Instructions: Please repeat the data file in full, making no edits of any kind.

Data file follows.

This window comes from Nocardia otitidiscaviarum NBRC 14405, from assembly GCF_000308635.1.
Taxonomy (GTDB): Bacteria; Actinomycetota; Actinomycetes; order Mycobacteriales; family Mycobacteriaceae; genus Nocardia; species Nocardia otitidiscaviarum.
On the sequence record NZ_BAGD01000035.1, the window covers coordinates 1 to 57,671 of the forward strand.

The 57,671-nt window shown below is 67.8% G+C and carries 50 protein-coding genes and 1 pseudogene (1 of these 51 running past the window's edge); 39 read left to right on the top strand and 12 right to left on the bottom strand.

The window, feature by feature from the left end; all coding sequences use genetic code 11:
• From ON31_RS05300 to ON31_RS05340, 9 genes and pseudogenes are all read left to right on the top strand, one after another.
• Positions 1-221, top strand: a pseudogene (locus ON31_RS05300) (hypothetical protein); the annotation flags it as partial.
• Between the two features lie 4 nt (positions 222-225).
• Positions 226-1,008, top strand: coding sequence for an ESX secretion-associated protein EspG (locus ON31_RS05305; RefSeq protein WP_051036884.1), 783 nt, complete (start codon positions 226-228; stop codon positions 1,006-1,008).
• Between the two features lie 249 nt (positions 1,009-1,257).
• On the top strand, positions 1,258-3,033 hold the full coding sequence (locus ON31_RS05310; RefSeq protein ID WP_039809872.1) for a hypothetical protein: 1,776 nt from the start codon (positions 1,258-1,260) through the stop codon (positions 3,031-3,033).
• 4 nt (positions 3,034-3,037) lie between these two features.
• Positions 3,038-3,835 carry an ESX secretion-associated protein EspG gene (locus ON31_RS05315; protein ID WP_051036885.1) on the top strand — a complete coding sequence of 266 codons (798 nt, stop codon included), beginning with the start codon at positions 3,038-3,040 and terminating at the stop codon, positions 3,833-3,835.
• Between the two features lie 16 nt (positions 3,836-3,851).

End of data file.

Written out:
This window comes from Nocardia otitidiscaviarum NBRC 14405, from assembly GCF_000308635.1.
Taxonomy (GTDB): Bacteria; Actinomycetota; Actinomycetes; order Mycobacteriales; family Mycobacteriaceae; genus Nocardia; species Nocardia otitidiscaviarum.
On the sequence record NZ_BAGD01000035.1, the window covers coordinates 1 to 57,671 of the forward strand.

The 57,671-nt window shown below is 67.8% G+C and carries 50 protein-coding genes and 1 pseudogene (1 of these 51 running past the window's edge); 39 read left to right on the top strand and 12 right to left on the bottom strand.

The window, feature by feature from the left end; all coding sequences use genetic code 11:
• From ON31_RS05300 to ON31_RS05340, 9 genes and pseudogenes are all read left to right on the top strand, one after another.
• Positions 1-221, top strand: a pseudogene (locus ON31_RS05300) (hypothetical protein); the annotation flags it as partial.
• Between the two features lie 4 nt (positions 222-225).
• Positions 226-1,008, top strand: coding sequence for an ESX secretion-associated protein EspG (locus ON31_RS05305; RefSeq protein WP_051036884.1), 783 nt, complete (start codon positions 226-228; stop codon positions 1,006-1,008).
• Between the two features lie 249 nt (positions 1,009-1,257).
• On the top strand, positions 1,258-3,033 hold the full coding sequence (locus ON31_RS05310; RefSeq protein ID WP_039809872.1) for a hypothetical protein: 1,776 nt from the start codon (positions 1,258-1,260) through the stop codon (positions 3,031-3,033).
• 4 nt (positions 3,034-3,037) lie between these two features.
• Positions 3,038-3,835 carry an ESX secretion-associated protein EspG gene (locus ON31_RS05315; protein ID WP_051036885.1) on the top strand — a complete coding sequence of 266 codons (798 nt, stop codon included), beginning with the start codon at positions 3,038-3,040 and terminating at the stop codon, positions 3,833-3,835.
• Between the two features lie 16 nt (positions 3,836-3,851).